Order 'Fighting Fat: Break the Dieting Cycle and Get Healthy for Life!'

FightingFatCover

amazonCart

          

Short-term, restrictive diets just don’t work as long-term weight loss solutions. As soon as your diet proves unsustainable within your everyday life, you regain the weight you’ve lost while dieting, negatively impacting your biological and psychological systems as well. Sound familiar?

 

In Fighting Fat: Break the Dieting Cycle and Get Healthy for Life!, wellness expert and best-selling author Dr. Steven Lamm reveals why it’s more important to gain health than to simply lose pounds. With Dr. Lamm’s individualized approach to weight reduction that’s based on your unique lifestyle, biology, and risk factors, you can start to improve your overall well-being while greatly reducing your risk of countless health complications.

 

Groundbreaking advancements in the rapidly evolving science behind weight loss have generated many new options for people who struggle to manage their weight. From understanding the effects of prescription and over-the-counter medications to making decisions about bariatric surgery, Fighting Fat delivers Dr. Lamm’s authoritative insights and analysis of the most current and comprehensive information available.


 


 

Print

Cut Out Meat and Live Longer?

Vegetarian Diet Linked to Longer Life, Less CVD Mortality
Heartwire, Marlene Busko, Jun 12, 2013

LOMA LINDA, California — In a large observational study of generally middle-aged American Seventh-day Adventists, the vegetarians in the group--ranging from vegans to those who ate meat once a week--were 12% less likely to die within six years than their meat-eating peers [1]. Men who ate a vegetarian diet were significantly less likely to die from ischemic heart disease or CVD. Does this mean everyone should forgo eating meat? Not so fast, experts caution, pointing to study limitations. But it does add support for following a "heart-healthy" diet.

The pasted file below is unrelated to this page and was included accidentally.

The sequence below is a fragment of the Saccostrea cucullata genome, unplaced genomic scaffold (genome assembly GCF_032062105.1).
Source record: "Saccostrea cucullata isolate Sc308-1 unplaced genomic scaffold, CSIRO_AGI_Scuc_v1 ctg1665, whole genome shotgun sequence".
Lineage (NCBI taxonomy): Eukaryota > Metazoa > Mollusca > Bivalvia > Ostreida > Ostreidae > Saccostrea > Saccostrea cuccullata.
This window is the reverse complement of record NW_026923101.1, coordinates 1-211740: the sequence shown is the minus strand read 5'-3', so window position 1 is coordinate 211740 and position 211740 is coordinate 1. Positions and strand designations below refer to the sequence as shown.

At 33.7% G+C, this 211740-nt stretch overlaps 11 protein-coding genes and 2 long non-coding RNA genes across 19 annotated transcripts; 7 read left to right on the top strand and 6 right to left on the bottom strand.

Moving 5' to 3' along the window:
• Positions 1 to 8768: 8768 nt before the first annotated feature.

The Adventist Health Study 2 was published online June 3, 2013 in JAMA Internal Medicine.

According to lead author Dr Michael J Orlich (Loma Linda University, CA), "This research gives more support to the idea that certain vegetarian dietary patterns may be associated with reduced mortality and increased longevity" and can be used to guide food choices.

However, in an accompanying editorial [2], Dr Robert B Baron (University of California, San Francisco) points out since it was an observational study, cause-and-effect conclusions cannot be drawn from it, and it was based on a one-time questionnaire. He urges clinicians counseling patients to be less focused on a vegetarian vs nonvegetarian diet and rather to look to the broader goal of improving the diet.

Asked to comment, Dr Robert H Eckel (University of Colorado Anschutz Medical Campus, Aurora) concurs. "We need to put this study into perspective. Is a vegetarian diet heart healthy? Probably yes. Should people convert to a vegetarian diet based on this study? Absolutely not. I think they need to look at their overall diet and make sure it is consistent with what we know about diet and heart disease," he told heartwire .

Cut Out Meat and Live Longer?
Previous studies found that eating nuts, fruit, salads, fiber, and polyunsaturated fats or following a "healthy" or vegetarian or Mediterranean diet was linked with longer life, whereas eating red or processed meat upped mortality, the authors report. The first Adventist Health Study of about 30 000 Seventh-day Adventists living in California in the 1970s found a link between vegetarianism and lower all-cause mortality. But the European Prospective Investigation into Cancer and Nutrition-Oxford (EPIC-Oxford) cohort study did not find this association.